First and second tuck panels 13 and 14 may be removably attached to panel anchor 12. The ability to detach first and second tuck panels 13 and 14 from panel anchor 12 allows panel anchor 12 to be washed separately from first and second tuck panels 13 and 14. The removability of first and second tuck panels 13 and 14 from panel anchor 12 prevents first and second tuck panels 13 and 14 from being worn by repeated and unnecessary washing.

In an alternate embodiment, a plurality of small weights (not shown) may be attached or sewn into first and second tuck panels 13 and 14 for additional weight at their respective ends farther from panel anchor 12. With the weights, practitioner 20 may choose not to tuck first and second tuck panels 13 and 14 underneath mattress 22 and instead use only the weights to keep stain prevention apparatus 10 from being displaced.

Alternate embodiments of the present invention (not shown) may further include additional small weights attached or sewn into the edges of panel anchor 12, near buttons 19. These additional small weights will serve as additional means to stabilize and prevent stain prevention apparatus 10 from being moved around bed 21.

FIG. 3 shows waterproof panel 11 as detached from panel anchor 12. In the preferred embodiment, waterproof panel 11 is generally rectangular and generally consists of an upper layer 15, a waterproof layer 16, and a lower layer 17. Waterproof layer 16 is sandwiched and secured between upper layer 15 and lower layer 17. Upper layer 15 and lower layer 17 can be made of any soft, water permeable, breathable, and fluid absorbent material such as cloth. Waterproof layer 16 can be made of any waterproof and preferably washable material available in the marketplace. However, waterproof layer 16 must be made of a pliable material so a person lying on waterproof panel 11 will not experience discomfort caused by the stiffness of waterproof layer 16.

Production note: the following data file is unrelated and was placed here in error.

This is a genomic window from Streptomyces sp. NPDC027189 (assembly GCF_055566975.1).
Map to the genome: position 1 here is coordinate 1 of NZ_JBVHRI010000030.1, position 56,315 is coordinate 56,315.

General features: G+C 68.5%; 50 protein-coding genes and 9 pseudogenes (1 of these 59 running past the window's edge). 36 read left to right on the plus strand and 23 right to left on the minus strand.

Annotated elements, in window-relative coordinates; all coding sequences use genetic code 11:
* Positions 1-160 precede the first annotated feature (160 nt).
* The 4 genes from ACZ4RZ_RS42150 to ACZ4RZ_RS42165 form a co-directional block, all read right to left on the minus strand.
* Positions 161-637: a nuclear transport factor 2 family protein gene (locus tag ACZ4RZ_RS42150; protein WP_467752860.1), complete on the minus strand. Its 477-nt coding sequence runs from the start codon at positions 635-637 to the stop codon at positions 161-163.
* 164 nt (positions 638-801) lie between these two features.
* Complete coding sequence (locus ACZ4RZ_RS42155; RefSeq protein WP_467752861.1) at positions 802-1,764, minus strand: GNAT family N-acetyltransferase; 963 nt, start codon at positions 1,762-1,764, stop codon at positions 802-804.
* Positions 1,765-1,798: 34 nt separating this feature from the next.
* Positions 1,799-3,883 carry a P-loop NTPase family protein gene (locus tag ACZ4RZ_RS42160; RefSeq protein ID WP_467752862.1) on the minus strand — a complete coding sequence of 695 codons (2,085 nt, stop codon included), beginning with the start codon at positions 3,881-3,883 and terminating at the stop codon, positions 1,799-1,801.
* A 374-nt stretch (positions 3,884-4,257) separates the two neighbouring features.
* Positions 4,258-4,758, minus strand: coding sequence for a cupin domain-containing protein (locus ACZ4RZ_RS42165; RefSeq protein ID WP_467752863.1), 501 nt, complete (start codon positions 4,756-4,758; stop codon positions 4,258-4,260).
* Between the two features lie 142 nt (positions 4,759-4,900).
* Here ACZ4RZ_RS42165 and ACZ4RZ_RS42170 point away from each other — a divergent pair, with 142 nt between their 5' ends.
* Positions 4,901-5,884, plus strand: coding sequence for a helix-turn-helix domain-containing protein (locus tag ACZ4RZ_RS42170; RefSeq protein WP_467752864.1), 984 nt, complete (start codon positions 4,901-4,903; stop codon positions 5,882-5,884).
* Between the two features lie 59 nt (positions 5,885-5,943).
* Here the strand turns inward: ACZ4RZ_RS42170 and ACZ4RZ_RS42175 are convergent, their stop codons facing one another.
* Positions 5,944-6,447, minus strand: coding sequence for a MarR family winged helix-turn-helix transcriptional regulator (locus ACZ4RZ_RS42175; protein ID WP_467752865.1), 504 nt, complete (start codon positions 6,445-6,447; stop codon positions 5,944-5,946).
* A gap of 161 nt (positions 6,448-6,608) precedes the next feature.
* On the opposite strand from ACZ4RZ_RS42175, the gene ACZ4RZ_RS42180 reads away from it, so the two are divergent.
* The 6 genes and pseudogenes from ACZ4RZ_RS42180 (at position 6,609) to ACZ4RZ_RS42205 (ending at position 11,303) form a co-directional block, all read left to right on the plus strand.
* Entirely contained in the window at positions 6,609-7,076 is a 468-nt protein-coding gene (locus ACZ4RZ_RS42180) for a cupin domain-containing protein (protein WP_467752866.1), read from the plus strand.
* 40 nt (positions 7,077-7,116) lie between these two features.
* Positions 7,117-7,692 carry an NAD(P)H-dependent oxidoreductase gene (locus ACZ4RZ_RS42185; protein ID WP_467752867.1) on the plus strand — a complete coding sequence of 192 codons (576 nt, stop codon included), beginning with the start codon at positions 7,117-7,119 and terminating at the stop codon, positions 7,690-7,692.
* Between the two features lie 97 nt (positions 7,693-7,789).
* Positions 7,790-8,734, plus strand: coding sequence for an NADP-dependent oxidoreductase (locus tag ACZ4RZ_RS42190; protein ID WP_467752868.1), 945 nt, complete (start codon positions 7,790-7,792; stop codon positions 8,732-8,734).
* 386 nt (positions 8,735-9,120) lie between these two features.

A plurality of buttonholes 18 are placed along both sides of waterproof panel 11. Buttonholes 18 are used to attach waterproof panel 11 to panel anchor 12. While buttonholes 18 are used in the preferred embodiment, it should be noted any method of removably attaching one object to another may be used to attach waterproof panel 11 to panel anchor 12.

While waterproof panel 11 may be of any size or shape, in the preferred embodiment, waterproof panel 11 is rectangular in shape. Finally, waterproof panel 11 may be decorated with various types of indicia for aesthetic purposes.

FIG. 4 shows a perspective view of stain prevention apparatus 10 just prior to waterproof panel 11 being attached to panel anchor 12. Waterproof panel 11 is removably attached directly on top of panel anchor 12 by using attaching devices such as buttons 19 and buttonholes 18.

To practice the present invention, practitioner 20 first spreads stain prevention apparatus 10 along the width of her bed, on an area likely to be stained. Tuck panels 13 and 14 may be tucked underneath mattress 22. She then lies on the bed, on top of stain prevention apparatus 10. (See FIG. 1.) After stain prevention apparatus 10 is soiled, practitioner 20 simply detaches waterproof panel 11 from panel anchor 12 and washes waterproof panel 11. Because of waterproof layer 16, the body fluid, while soiling upper layer 15, will not reach lower layer 17. Body fluid will also not reach panel anchor 12. Therefore, panel anchor 12 will not need to be cleaned. Instead, panel anchor 12 may be left on the bed and a clean replacement waterproof panel 11 may be immediately attached to panel anchor 12. Alternatively, the entire stain prevention apparatus 10 may be removed and cleaned after waterproof panel 11 is soiled.

Although the invention has been described with reference to specific embodiments, this description is not meant to be construed in a limited sense. Various modifications of the disclosed embodiments, as well as alternative embodiments of the inventions, will become apparent to persons skilled in the art upon the reference to the description of the invention. It is, therefore, contemplated that the appended claims will cover such modifications that fall within the scope of the invention.

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Referenced by
Citing PatentFiling datePublication dateApplicantTitle
US6845532 *Aug 8, 2003Jan 25, 2005Edward A. RosenblumDisplay mattress protector
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Classifications
U.S. Classification5/484, 5/498, 5/500
International ClassificationA61F5/48
Cooperative ClassificationA47C21/022, A61F5/485
European ClassificationA47C21/02A, A61F5/48B
Legal Events
DateCodeEventDescription
Jul 14, 2009FPExpired due to failure to pay maintenance fee
Effective date: 20090522
May 22, 2009LAPSLapse for failure to pay maintenance fees
Dec 1, 2008REMIMaintenance fee reminder mailed
May 28, 2004FPAYFee payment
Year of fee payment: 4